Bo wakes up as Otis arrives at his home outside of town, and stuffs him in a small cage. He is a bit delirious from lack of oxygen, and from the stress of what is happening, and finds that there is another occupant in the cage with him…none other than Santa Clause. Bo knows that this is not normal, but he finds himself talking to Santa nonetheless. Santa tries to remind him of what he believed as a young duck, about trusting others, and having hope. But Bo says that that’s gotten him nothing but trouble—what’s the point of hoping when people and life are nothing but disappointment. Santa tries to help Bo see that with many of his disappointments, he has caused his own troubles.

Bo responds defensively, but beneath the bluster wonders if Santa is right. Santa fades away as Boy becomes more lucid, but Bo finds he is still pondering what Santa said to him. Just then, Otis comes into view again, still looking lonely, and Bo wonders for a moment if the boy, in spite of his actions, might be a bit of a kindred spirit. But then, Otis announces to his mother that he has caught Bo so they can eat him for Christmas dinner.

When they open the cage to kill Bo, he is able to make a break for it, eventually hiding in some nearby woods as the sun begins to set. The boy has gathered his friends, and they all search for Bo. Bo frantically attempts to hids, but fears that this is the end. Suddenly, Bo comes face to face with the lit headlights of large and loudly revving vehicle. In the shadows, he can see another human figure leaning out the door of the large campervan who calls out and urges him, “Come with me, if you want to live!”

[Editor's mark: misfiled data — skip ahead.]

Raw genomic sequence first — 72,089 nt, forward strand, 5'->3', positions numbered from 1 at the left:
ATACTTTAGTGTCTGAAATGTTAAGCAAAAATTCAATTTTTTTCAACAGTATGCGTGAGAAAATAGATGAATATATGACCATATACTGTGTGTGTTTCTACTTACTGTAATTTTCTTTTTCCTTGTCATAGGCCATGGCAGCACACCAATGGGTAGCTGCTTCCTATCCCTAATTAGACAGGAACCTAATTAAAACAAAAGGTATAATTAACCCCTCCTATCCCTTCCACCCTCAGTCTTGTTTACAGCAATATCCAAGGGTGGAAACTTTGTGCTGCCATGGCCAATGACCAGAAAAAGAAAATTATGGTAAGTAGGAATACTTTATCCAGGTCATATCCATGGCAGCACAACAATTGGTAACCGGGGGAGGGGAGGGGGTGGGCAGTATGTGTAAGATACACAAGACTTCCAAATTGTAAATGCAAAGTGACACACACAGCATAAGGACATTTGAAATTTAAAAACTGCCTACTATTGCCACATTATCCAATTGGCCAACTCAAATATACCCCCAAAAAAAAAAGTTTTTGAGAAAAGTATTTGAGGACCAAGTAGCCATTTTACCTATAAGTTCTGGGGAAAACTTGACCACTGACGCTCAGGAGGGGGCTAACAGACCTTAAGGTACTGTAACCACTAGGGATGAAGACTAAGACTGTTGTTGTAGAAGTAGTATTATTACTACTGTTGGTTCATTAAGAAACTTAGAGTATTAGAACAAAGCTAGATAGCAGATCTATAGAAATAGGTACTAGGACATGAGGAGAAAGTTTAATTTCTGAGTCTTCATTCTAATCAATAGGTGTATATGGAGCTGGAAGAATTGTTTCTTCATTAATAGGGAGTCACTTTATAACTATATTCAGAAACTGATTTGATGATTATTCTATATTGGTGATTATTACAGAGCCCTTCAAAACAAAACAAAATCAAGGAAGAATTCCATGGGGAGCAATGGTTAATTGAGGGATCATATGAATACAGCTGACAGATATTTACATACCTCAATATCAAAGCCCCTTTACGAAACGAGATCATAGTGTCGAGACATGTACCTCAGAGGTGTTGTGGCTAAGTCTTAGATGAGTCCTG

Bo is terrified, and thus petrified. But his pursuers are coming closer, and Bo makes the choice to listen to this figure and get into the vehicle.

Bo finds himself inside a large, souped-up Winnebago that’s decked out with all sorts of space-age controls. An unseen figure sits in an oversized chair in the front, driving the motorhome away. The figure who beckoned Bo turns out to be a young girl. She claims to be from Bo’s future, and says she’s there to help. Bo collapses emotionally, and says he has no future. The girl introduces herself as Kibby Sue Mackie, and says that once, that’s how she felt, until someone gave her a single, solitary chocolate chip cookie, and helped her realize that there was still goodness in the world. And now, she says, this is her chance to pay that someone back.

The Winnebago’s engines kick into another gear, and suddenly Bo realizes that they are flying into the sky, into the stars. Bo is amazed, but Kibby Sue says he hasn’t seen anything yet. She says these wonders are proof that Bo has a future, and that there is a reason to hope. Then she ties it all into Christmas, which is a season all about the coming of a reason to hope for the future. She smiles at Bo, but Bo, overwhelmed, passes out. As he does, he gets blurry glimpse of the driver / pilot of the craft, and can’t help but to notice that he looks just like him.

Later, Bo wakes up as he is being gingerly laid down in some bushes by the side of the road. The snow is all gone, and he realizes that it’s no longer winter. He looks up to see Kibby Sue, retreating toward the Winnebago. She tells him that that winter was a bitter one, and they thought it might be better if Bo gave it a miss all together. Bo is still bleary-eyed, but when Kibby Sue gets back in the Winnebago, it drives away and seems to disappear.

Bo shakes the sleep out of his eyes and lets out a little smile, his first in a long time. He looks around to get his bearings, and sees he’s next to a rundown little roadhouse called Rickety Jane’s. He picks himself up, shakes the dust off his feathers, and walks inside. We hear him yelling, “Hey! What’s a duck gotta do to get himself a beer in this swamp?”

The scene returns to old Walter, who is admonished by Dreamchild Jackson for filling the audience’s head full of nonsense. Walter laughs off the reproof, and wishes the viewers a Merry Christmas and new year full of hope.

The End

Leave a Reply

Fill in your details below or click an icon to log in:

WordPress.com Logo

You are commenting using your WordPress.com account. Log Out /  Change )

Twitter picture

You are commenting using your Twitter account. Log Out /  Change )

Facebook photo

You are commenting using your Facebook account. Log Out /  Change )

Connecting to %s